COMMON CORE STANDARDS
CCR.R.1 Read closely to determine what the text says explicitly and to make logical inferences from it; cite specific textual evidence when writing or speaking to support conclusions drawn from the text.
CCR.R.2 Determine central ideas or themes of a text and analyze their development; summarize the key supporting details and ideas.
CCR.R.3 Analyze how and why individuals, events, or ideas develop and interact over the course of a text.
CCR.R.4 Interpret words and phrases as they are used in a text, including determining technical, connotative, and figurative meanings, and analyze how specific word choices shape meaning or tone.
CCR.R.5 Analyze the structure of texts, including how specific sentences, paragraphs, and larger portions of the text (e.g., a section, chapter, scene, or stanza) relate to each other and the whole.
CCR.R.6 Assess how point of view or purpose shapes the content and style of a text.
CCR.R.7 Integrate and evaluate content presented in diverse media and formats, including visually and quantitatively, as well as in words.
CCR.R.8 Delineate and evaluate the argument and specific claims in a text, including the validity of the reasoning as well as the relevance and sufficiency of the evidence.
CCR.R.9 Analyze how two or more texts address similar themes or topics in order to build knowledge or to compare the approaches the authors take.
CCR.R.10 Read and comprehend complex literary and informational texts independently and proficiently.
CCR.W.1 Write arguments to support claims in an analysis of substantive topics or texts using valid reasoning and relevant and sufficient evidence.
CCR.W.3 Write narratives to develop real or imagined experiences or events using effective technique, well-chosen details and well-structured event sequences.
CCR.W.6 Use technology, including the Internet, to produce and publish writing and to interact and collaborate with others.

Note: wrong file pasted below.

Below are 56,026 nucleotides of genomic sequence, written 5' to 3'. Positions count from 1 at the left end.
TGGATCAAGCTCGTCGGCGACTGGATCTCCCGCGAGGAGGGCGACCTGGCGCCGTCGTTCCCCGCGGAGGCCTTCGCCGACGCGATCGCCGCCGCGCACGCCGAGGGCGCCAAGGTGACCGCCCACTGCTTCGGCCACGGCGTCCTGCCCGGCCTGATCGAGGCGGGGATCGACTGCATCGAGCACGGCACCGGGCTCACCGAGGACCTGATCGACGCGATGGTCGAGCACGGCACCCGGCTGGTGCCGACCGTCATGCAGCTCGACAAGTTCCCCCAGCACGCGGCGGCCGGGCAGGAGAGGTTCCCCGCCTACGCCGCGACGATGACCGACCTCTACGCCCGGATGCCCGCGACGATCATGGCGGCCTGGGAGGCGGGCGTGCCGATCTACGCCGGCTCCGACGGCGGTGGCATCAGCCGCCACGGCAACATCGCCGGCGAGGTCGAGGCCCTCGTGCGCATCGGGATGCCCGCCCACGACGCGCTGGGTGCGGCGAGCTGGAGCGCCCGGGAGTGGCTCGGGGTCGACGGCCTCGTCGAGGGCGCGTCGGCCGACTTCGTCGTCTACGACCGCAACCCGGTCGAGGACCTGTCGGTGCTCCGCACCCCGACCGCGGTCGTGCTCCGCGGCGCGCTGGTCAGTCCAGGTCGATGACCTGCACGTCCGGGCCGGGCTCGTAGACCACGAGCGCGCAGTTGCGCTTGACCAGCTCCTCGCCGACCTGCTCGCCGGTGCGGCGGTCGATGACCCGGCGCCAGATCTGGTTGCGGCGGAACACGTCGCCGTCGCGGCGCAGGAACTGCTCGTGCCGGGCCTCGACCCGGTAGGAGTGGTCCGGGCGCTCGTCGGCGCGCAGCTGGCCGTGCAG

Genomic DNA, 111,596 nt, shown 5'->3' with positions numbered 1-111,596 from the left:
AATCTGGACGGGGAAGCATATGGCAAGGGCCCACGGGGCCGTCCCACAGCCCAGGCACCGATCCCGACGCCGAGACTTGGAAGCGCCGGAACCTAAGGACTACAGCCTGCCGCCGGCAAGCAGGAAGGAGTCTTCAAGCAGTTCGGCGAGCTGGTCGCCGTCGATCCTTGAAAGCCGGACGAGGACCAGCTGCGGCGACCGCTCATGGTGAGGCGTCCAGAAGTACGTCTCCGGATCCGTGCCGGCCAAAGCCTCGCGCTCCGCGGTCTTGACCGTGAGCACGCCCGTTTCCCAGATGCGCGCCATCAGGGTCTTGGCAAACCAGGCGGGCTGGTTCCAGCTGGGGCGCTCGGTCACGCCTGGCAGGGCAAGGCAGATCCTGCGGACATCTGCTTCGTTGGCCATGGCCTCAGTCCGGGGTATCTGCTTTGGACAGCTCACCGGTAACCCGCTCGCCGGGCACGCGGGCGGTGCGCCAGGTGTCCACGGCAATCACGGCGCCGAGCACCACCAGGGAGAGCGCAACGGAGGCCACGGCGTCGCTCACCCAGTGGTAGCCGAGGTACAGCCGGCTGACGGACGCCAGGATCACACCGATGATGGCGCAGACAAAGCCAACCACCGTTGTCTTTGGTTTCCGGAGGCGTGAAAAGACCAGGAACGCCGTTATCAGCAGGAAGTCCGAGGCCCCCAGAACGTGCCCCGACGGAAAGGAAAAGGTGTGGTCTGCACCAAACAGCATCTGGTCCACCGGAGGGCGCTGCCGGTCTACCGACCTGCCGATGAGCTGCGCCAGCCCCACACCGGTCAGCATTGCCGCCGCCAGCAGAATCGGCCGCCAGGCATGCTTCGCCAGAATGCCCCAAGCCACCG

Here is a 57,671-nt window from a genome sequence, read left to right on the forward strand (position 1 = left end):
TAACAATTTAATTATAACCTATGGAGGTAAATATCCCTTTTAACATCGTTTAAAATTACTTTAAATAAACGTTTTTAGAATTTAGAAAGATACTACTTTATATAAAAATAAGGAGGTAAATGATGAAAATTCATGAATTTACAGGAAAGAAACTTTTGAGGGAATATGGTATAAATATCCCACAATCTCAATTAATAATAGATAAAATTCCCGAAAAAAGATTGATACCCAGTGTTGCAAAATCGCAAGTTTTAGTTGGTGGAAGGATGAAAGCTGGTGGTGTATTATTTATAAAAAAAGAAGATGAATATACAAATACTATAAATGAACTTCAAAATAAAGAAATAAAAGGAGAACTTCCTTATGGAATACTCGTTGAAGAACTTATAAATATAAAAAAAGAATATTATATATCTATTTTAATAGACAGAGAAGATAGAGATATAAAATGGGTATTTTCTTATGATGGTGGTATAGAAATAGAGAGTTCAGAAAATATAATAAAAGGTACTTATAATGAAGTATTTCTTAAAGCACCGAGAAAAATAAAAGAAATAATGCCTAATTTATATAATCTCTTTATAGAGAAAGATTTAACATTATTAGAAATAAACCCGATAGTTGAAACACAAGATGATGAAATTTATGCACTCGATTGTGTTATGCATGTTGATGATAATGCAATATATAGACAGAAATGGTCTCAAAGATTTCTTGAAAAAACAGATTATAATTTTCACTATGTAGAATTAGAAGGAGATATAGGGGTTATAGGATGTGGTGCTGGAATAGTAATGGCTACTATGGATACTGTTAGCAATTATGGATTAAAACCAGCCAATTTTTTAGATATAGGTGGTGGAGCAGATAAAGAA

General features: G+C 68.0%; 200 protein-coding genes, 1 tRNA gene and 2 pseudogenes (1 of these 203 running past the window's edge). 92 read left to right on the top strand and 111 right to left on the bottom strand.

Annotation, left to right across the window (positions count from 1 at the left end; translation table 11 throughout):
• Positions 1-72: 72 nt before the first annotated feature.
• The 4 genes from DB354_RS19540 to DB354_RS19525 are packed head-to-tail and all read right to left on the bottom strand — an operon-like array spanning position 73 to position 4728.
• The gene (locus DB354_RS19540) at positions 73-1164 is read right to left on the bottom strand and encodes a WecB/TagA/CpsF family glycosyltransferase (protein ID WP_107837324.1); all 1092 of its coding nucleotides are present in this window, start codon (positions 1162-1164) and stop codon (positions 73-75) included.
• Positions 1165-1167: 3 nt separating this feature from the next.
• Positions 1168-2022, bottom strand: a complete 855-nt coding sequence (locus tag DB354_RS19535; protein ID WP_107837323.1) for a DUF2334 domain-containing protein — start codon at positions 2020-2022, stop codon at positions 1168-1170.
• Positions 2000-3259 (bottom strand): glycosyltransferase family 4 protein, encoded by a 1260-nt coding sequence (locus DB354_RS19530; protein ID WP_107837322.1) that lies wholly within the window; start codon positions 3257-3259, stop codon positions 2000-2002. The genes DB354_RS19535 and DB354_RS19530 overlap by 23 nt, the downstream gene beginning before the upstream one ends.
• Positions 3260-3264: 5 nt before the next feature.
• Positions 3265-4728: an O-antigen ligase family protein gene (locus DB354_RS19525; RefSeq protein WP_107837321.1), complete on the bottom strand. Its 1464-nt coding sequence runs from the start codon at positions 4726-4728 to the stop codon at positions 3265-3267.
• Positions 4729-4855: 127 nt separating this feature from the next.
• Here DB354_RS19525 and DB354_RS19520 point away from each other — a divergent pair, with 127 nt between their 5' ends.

CCR.W.7 Conduct short as well as more sustained research projects based on focused questions, demonstrating understanding of the subject under investigation.
CCR.W.8 Gather relevant information from multiple print and digital sources, assess the credibility and accuracy of each source, and integrate the information while avoiding plagiarism.
DESCRIPTION OF UNIT
This grades 6-8 unit titled “The Power of Language” by Laura Billings cited on LDC.org is intended to be completed in approximately 9-10 hours of English Language Arts/Literacy instructional time in the third quarter of the year. The unit addresses the effects of language structures in non-fiction and poetry. Throughout unit activities, students focus on critical analysis of genre structure, vocabulary, grammar, and literacy devices as they examine how language structure shapes meaning. Students prepare for and participate in a Paideia Seminar as they transition to an independent writing task. As a culminating activity, students write an informational/explanatory essay that addresses the unit’s essential question, “How does language structure shape meaning?” using text evidence from selected text(s) to support their analysis.
Connecticut teachers are cautioned that the unit materials are extensive and will require familiarity to be used effectively. Additional supports and accommodations may be needed for students who are ELL, have disabilities, or read well below the grade level text band. Teachers may need to adjust teaching time to address their students’ needs; additional discrete skill instruction may be necessary to sufficiently address the targeted Common Core Standards listed above. The unit plan does not list any Common Core Standards for Speaking and Listening although the standard is addressed throughout the Paideia seminar and should be added. Click here for a link to these standards. A rubric for assessing the Speaking and Listening standards will need to be created.
RATIONALE FOR SELECTION
This unit is a good example of how to facilitate rich and rigorous evidence-based discussions and writing about common texts through a sequence of specific, thought-provoking, and text-dependent questions. It routinely expects students to draw evidence from texts to produce clear and coherent writing that informs and explains in various written forms. Materials include: links for all materials needed, a detailed explanation of how to conduct a Paideia Seminar discussion, an aligned rubric for the writing, and a list of possible extension activities.